Retirement

The default retirement age of 65 has been repealed, so you can generally now work for as long as you want to and are able.

If your employer tries to force you to retire, it is likely to be age discrimination under the Equality Act 2010 and unfair dismissal. It is rare, but your employer may be able to prove your retirement was ‘objectively justified’. They will need to show that a legitimate aim was being pursued and that your retirement was a proportionate way to achieve it.

It is not difficult for employers to show their aim was legitimate – such as wanting to promote diversity and encouraging a younger workforce – but it is more difficult for them to prove that a compulsory retirement age is a proportionate way of achieving that aim.

 

Can my employer ask me if I am planning to retire?

Not directly, but asking in a general way about your future aims and aspirations can help them identify training or development needs. These discussions may involve asking where you see yourself in the next few years and how you view their contribution to the organisation.

Any direct question such as “are you planning to retire in the near future” should be avoided. They are loaded with inferences and can be upsetting to hear.  If you have already indicated you are planning to retire then there is no problem with your employer talking to you about the date of your retirement and any working arrangements leading up to it.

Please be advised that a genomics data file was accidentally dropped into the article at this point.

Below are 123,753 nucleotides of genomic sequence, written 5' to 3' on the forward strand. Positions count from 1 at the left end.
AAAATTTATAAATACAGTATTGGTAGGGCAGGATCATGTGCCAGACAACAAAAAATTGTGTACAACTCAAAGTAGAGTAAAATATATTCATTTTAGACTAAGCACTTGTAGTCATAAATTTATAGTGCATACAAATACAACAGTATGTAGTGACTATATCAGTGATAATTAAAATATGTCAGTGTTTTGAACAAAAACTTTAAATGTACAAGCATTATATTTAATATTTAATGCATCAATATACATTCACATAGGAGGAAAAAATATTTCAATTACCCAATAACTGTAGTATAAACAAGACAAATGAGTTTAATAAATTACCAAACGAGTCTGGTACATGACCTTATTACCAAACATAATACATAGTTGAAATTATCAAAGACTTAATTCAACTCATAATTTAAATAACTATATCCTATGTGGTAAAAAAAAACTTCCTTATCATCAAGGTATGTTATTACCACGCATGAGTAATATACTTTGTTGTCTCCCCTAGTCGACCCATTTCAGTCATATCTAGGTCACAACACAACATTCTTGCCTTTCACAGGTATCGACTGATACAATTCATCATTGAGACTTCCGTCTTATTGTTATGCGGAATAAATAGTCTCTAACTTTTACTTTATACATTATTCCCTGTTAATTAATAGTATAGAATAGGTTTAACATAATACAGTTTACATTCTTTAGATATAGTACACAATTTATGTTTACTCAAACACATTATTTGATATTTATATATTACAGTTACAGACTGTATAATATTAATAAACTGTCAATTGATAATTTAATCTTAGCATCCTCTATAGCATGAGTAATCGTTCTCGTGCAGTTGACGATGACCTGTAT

Can I change my mind about retirement?

If you have given formal notice of your intention to retire on a certain date, your employer isn’t obliged to accept your change of mind. However, if it was just a general discussion about planning to retire, you can change your mind before formal notice is given.

 

What compensation am I entitled to for discrimination?

You ought to receive something to reflect how long you have been employed there if you have been unfairly dismissed and also an award to reflect how long you might be out of work for. Tribunals accept it is more difficult for an older job seeker to find work than someone say, in their thirties. Unlike normal unfair dismissal, there is no maximum amount of compensation a Tribunal can award you.

In addition to damages for any losses you have suffered – such as wages or pension – compensation normally includes an award for injury to feelings. Tribunals are guided in what to award:

  • Lower band (less serious cases): £800 to £8,400
  • Middle band: £8,400 to £25,200
  • Upper band (the most serious cases): £25,200 to £42,000

In exceptional cases, the award will be over £42,000

You only have a limited amount of time to take action to preserve your employment rights – usually just three months (less one day) from the date your employment ended or the last act of age discrimination.

 

What do I do now?

This is where we come in. Employment law is all we do.

Talk to us and we will explain your options. You might want to stay in work, have a phased reduction to your hours or duties until you are ready to go, or if you have been dismissed – we can help you to enforce your employment rights.

It can often feel like your employer holds all the power.  They will likely have experienced HR professionals or a solicitor working in the background.  That’s why you need the best support and advice available.  You need a specialist employment lawyer – one who will push for the best outcome for you.

We understand how it feels. We have helped hundreds of employees and because we act for businesses too, we know the tactics you’re likely to face from your employer.  We know every trick in the book.

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